Discharge of effluents into the river had caused large-scale fish deaths, leading to the curbs
in view of the economic hardship faced by the fishing community in Ropar district and the fresh inflow of water, a division bench of the Punjab and Haryana High Court recently passed an interim order lifting the ban on fishing in Sutlej river. Fishing activity along the 90-kilometre stretch of the river that falls in the district had been halted after large-scale fish deaths on November 17, 2001.
The ban was imposed as the river water had turned toxic due to excessive release of untreated effluents from a nearby industry. While issuing the interim order on January 1, 2002, the court directed the Punjab Pollution Control Board (pccb) to collect samples regularly for two weeks and submit a report. The principal secretary, department of environment, was also told to file an affidavit within two weeks.
According to N S Tiwana, executive director in the department of science, technology and environment, the High Court (hc) wants to know the reasons behind the failure of the authorities to prevent the discharge of untreated effluents into the river. The environment department has been asked to specify in the affidavit whether any area of the district received water supply from the river. The court has instructed the district administration to be more vigilant in the future. The next hearing has been fixed for January 30, 2002.
Welcoming the hc's interim order, fish contractor Ram Prasad Jaswal said that the local fisherfolk had suffered a serious economic setback due to the one-and-a-half-month-long ban in Ropar. "The authorities should mete out exemplary punishment to those responsible for the fish deaths so that such incidents do not recur," said Jaswal. He is hoping that the compensation amount, which he has claimed against his loss for the pollution of his lease area in Sutlej river, would be determined in the subsequent hearing.
It is alleged that the mass fish deaths occurred due to toxic effluents discharged from the production plant of National Fertilisers Limited (nfl), located alongside the Sutlej. Though the local residents charge nfl with polluting the river, the company has denied its involvement in the matter. However, additional deputy commissioner Krishan Kumar's field report submitted in the court has recorded the statement of the villagers against nfl.
Though another industry -- Punjab Alkalis and Chemicals Limited (pacl) -- is located in the same area, the official's report specifies that the pacl discharge point is 600 metres downstream of that of nfl. It has been observed that even as pacl contributes equally in polluting the river, yet the recent fish deaths occurred upstream of its discharge point. The nfl authorities refused to comment on the issue.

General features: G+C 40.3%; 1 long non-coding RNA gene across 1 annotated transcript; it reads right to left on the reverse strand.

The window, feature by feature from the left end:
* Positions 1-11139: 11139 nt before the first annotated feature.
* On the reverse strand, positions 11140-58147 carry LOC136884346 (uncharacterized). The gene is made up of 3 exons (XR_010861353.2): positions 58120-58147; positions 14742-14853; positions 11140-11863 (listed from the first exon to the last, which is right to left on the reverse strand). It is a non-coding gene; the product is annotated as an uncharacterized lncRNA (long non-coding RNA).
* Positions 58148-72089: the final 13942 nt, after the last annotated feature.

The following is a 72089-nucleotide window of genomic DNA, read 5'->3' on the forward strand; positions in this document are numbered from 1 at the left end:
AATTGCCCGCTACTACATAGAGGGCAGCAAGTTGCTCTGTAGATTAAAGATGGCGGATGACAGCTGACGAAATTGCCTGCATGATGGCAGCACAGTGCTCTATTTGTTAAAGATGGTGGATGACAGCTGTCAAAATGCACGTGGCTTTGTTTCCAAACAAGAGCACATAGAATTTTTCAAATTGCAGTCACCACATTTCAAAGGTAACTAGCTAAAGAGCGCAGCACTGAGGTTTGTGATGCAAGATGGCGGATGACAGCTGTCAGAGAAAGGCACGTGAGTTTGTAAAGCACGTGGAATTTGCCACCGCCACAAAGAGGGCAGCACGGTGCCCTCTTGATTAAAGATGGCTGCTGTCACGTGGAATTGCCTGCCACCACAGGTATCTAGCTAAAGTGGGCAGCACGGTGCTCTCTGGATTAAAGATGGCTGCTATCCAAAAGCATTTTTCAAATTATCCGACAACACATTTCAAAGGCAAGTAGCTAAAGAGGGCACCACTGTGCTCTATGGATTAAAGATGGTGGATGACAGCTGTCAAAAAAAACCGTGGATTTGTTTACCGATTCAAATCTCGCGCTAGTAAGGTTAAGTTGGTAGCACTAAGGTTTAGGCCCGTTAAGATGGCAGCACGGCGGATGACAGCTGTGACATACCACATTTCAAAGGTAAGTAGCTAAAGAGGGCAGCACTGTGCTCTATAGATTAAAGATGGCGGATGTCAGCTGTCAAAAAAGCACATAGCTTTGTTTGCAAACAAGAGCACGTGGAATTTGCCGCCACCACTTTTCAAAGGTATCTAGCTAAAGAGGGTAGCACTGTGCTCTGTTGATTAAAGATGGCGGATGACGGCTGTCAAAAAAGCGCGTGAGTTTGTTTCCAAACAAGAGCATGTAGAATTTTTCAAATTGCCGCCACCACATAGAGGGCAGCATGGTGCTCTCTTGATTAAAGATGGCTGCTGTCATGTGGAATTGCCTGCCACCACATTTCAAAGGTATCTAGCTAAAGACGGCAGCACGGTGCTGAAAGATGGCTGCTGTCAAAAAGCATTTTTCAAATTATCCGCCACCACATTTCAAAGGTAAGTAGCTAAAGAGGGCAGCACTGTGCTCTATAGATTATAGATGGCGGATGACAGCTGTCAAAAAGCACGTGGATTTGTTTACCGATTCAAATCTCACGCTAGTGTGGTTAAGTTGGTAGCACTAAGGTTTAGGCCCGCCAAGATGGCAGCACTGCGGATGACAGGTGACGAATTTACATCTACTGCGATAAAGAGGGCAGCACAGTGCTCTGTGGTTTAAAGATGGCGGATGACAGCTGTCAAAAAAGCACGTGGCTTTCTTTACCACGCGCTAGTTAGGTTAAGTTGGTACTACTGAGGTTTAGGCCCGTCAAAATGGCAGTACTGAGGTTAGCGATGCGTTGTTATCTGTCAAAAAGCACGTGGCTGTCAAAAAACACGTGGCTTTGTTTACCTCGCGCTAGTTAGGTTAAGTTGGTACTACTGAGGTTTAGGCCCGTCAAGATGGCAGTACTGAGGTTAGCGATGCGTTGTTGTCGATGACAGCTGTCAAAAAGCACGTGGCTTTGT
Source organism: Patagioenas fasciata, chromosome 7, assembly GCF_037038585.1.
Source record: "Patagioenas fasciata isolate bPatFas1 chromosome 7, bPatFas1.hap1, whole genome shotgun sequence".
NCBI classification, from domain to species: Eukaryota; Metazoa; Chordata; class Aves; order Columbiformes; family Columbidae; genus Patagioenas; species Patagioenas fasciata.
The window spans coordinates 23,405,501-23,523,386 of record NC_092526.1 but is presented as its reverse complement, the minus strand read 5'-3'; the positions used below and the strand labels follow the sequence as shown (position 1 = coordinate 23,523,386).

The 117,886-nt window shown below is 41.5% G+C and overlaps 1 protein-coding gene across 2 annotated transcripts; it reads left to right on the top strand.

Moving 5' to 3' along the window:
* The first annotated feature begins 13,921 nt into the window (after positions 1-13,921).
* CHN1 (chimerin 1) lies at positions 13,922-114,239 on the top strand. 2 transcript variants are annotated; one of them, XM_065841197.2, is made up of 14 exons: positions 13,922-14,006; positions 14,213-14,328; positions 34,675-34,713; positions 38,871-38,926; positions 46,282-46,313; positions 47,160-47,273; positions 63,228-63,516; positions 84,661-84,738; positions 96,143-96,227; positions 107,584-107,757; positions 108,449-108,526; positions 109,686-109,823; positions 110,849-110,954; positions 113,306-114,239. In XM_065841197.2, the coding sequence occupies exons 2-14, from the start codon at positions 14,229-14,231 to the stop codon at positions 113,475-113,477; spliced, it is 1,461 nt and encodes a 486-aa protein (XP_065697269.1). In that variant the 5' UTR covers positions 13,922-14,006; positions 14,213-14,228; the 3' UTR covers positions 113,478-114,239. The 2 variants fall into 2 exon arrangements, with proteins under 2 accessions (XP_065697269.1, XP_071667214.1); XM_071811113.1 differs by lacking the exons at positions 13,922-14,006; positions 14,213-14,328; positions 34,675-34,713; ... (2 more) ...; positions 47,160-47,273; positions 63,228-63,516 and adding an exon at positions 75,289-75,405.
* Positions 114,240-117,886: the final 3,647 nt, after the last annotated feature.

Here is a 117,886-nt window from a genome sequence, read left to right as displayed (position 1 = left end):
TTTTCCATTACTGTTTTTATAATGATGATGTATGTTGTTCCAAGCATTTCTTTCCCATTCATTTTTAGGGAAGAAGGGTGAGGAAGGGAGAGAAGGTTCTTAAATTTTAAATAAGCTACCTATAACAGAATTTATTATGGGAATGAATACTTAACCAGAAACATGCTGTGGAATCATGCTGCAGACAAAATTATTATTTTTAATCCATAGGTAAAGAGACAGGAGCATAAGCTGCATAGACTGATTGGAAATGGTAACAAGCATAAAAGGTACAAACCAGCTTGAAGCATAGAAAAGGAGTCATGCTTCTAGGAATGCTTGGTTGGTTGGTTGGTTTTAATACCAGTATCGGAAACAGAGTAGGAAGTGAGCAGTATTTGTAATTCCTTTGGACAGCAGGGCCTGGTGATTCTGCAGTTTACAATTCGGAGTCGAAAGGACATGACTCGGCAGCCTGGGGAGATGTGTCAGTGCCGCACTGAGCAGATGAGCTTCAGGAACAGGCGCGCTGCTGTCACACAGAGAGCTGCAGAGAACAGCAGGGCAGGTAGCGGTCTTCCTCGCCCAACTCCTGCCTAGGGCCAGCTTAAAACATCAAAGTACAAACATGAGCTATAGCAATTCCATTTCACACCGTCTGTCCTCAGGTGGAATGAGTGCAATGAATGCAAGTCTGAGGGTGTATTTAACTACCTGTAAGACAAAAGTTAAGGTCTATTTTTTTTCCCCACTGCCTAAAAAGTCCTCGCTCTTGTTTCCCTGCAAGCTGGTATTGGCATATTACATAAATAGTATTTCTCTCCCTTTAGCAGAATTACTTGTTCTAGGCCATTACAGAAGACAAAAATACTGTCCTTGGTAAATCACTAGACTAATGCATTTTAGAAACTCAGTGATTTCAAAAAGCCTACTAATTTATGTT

Fish deaths have occurred earlier too in the Sutlej, but the November 17 incident received extensive media coverage. The hc treated the media reports as a petition in the public interest, directing the state and all its functionaries on November 29 to take immediate steps for imposing a ban on fishing in Ropar. The court also directed the district administration to inspect the site and submit a status report. "Whenever the pccb will pinpoint any industry for causing pollution, we will promptly take legal action against them," said G S Grewal, deputy commissioner, Ropar. Ajay Kumar Mahajan, chairperson, pccb, said he had nothing to say as the issue is currently sub-judice.
The extent of pollution this time was massive. On November 24, the local office of the state fishery department took some samples of the river water. They have since been handed over to M S Johal of Punjab University for examination. Even though the water was collected a week after the incident, Johal found that its pH factor was around 9.4 (the normal level is between 6.4-7.4). The oxygen level of the tested water was 3.8 milligrammes per litre (m/l) as against the normal range of 8-10 m/l. The dissolved total solid was found to be around 900 m/l, whereas the desired limit is 150 m/l. The situation must have been far worse on November 17 and in its immediate aftermath.
"The water sample I received was a week old. Moreover, the autopsy could not be done because the fish were nearly decomposed," said Johal. "We collected samples of the water and dead fish as soon as we were intimated about the incident," clarifies Manjit Singh, the local chief fishery officer at Nangal.
The volume and toxicity of the discharged effluents can be gauged from the fact that even though Kumar visited the site 12 days after the episode, he could see plenty of dead fish a kilometre downstream of Bela Dhiani, a village in the area.
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